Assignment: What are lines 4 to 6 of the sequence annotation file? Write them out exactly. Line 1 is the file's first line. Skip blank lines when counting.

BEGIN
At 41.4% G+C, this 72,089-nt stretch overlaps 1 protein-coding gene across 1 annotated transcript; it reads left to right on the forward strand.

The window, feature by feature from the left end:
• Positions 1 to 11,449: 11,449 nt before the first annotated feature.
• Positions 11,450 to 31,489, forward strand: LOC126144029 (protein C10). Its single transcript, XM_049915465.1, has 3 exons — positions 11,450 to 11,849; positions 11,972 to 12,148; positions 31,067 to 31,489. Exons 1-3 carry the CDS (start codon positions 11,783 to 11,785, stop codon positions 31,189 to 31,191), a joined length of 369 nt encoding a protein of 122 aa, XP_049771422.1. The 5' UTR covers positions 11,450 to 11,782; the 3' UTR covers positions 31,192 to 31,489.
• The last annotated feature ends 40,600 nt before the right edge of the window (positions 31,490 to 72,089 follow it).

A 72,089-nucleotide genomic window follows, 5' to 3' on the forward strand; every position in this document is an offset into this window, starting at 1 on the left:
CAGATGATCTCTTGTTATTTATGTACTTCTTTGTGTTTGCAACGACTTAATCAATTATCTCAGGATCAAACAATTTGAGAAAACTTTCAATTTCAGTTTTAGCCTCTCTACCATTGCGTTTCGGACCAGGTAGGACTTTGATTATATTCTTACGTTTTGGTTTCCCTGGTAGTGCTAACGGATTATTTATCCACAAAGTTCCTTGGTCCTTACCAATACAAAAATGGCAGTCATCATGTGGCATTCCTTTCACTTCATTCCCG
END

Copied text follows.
• Positions 11,450 to 31,489, forward strand: LOC126144029 (protein C10). Its single transcript, XM_049915465.1, has 3 exons — positions 11,450 to 11,849; positions 11,972 to 12,148; positions 31,067 to 31,489. Exons 1-3 carry the CDS (start codon positions 11,783 to 11,785, stop codon positions 31,189 to 31,191), a joined length of 369 nt encoding a protein of 122 aa, XP_049771422.1. The 5' UTR covers positions 11,450 to 11,782; the 3' UTR covers positions 31,192 to 31,489.
• The last annotated feature ends 40,600 nt before the right edge of the window (positions 31,490 to 72,089 follow it).

A 72,089-nucleotide genomic window follows, 5' to 3' on the forward strand; every position in this document is an offset into this window, starting at 1 on the left: